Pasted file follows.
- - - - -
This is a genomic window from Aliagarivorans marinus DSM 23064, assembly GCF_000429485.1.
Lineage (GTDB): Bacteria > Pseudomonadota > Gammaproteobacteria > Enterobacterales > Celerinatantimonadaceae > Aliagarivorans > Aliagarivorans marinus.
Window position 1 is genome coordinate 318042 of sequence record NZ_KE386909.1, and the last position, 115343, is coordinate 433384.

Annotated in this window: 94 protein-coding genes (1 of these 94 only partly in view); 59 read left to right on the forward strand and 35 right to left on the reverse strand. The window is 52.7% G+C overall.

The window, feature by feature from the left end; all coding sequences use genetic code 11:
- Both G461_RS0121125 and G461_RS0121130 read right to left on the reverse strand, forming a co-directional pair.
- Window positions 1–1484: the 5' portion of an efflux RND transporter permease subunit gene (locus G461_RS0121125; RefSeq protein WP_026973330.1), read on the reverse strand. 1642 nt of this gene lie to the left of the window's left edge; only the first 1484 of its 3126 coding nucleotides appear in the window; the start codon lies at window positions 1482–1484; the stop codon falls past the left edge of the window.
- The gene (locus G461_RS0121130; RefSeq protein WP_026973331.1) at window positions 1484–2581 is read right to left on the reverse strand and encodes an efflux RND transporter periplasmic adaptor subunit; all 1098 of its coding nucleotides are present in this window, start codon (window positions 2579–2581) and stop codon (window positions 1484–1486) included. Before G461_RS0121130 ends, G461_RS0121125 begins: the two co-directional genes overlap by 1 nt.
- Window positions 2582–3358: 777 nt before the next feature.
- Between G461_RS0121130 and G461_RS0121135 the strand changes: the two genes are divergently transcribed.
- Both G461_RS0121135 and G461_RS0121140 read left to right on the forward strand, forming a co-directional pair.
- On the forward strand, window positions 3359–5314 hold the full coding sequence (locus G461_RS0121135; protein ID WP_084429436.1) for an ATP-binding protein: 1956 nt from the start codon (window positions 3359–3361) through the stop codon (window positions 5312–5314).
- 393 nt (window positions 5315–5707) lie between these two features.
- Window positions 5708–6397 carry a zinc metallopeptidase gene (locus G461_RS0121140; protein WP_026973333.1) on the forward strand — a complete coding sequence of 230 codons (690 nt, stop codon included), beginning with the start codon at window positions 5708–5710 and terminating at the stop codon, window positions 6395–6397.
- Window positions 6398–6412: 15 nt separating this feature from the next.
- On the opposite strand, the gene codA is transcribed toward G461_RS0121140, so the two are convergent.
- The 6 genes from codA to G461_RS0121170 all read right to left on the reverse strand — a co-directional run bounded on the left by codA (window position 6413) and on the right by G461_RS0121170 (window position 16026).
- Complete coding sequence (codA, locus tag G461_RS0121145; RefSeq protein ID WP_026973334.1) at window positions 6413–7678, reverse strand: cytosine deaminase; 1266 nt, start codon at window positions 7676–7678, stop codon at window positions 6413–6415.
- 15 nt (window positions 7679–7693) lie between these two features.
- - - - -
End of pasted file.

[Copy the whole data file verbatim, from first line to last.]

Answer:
This is a genomic window from Aliagarivorans marinus DSM 23064, assembly GCF_000429485.1.
Lineage (GTDB): Bacteria > Pseudomonadota > Gammaproteobacteria > Enterobacterales > Celerinatantimonadaceae > Aliagarivorans > Aliagarivorans marinus.
Window position 1 is genome coordinate 318042 of sequence record NZ_KE386909.1, and the last position, 115343, is coordinate 433384.

Annotated in this window: 94 protein-coding genes (1 of these 94 only partly in view); 59 read left to right on the forward strand and 35 right to left on the reverse strand. The window is 52.7% G+C overall.

The window, feature by feature from the left end; all coding sequences use genetic code 11:
- Both G461_RS0121125 and G461_RS0121130 read right to left on the reverse strand, forming a co-directional pair.
- Window positions 1–1484: the 5' portion of an efflux RND transporter permease subunit gene (locus G461_RS0121125; RefSeq protein WP_026973330.1), read on the reverse strand. 1642 nt of this gene lie to the left of the window's left edge; only the first 1484 of its 3126 coding nucleotides appear in the window; the start codon lies at window positions 1482–1484; the stop codon falls past the left edge of the window.
- The gene (locus G461_RS0121130; RefSeq protein WP_026973331.1) at window positions 1484–2581 is read right to left on the reverse strand and encodes an efflux RND transporter periplasmic adaptor subunit; all 1098 of its coding nucleotides are present in this window, start codon (window positions 2579–2581) and stop codon (window positions 1484–1486) included. Before G461_RS0121130 ends, G461_RS0121125 begins: the two co-directional genes overlap by 1 nt.
- Window positions 2582–3358: 777 nt before the next feature.
- Between G461_RS0121130 and G461_RS0121135 the strand changes: the two genes are divergently transcribed.
- Both G461_RS0121135 and G461_RS0121140 read left to right on the forward strand, forming a co-directional pair.
- On the forward strand, window positions 3359–5314 hold the full coding sequence (locus G461_RS0121135; protein ID WP_084429436.1) for an ATP-binding protein: 1956 nt from the start codon (window positions 3359–3361) through the stop codon (window positions 5312–5314).
- 393 nt (window positions 5315–5707) lie between these two features.
- Window positions 5708–6397 carry a zinc metallopeptidase gene (locus G461_RS0121140; protein WP_026973333.1) on the forward strand — a complete coding sequence of 230 codons (690 nt, stop codon included), beginning with the start codon at window positions 5708–5710 and terminating at the stop codon, window positions 6395–6397.
- Window positions 6398–6412: 15 nt separating this feature from the next.
- On the opposite strand, the gene codA is transcribed toward G461_RS0121140, so the two are convergent.
- The 6 genes from codA to G461_RS0121170 all read right to left on the reverse strand — a co-directional run bounded on the left by codA (window position 6413) and on the right by G461_RS0121170 (window position 16026).
- Complete coding sequence (codA, locus tag G461_RS0121145; RefSeq protein ID WP_026973334.1) at window positions 6413–7678, reverse strand: cytosine deaminase; 1266 nt, start codon at window positions 7676–7678, stop codon at window positions 6413–6415.
- 15 nt (window positions 7679–7693) lie between these two features.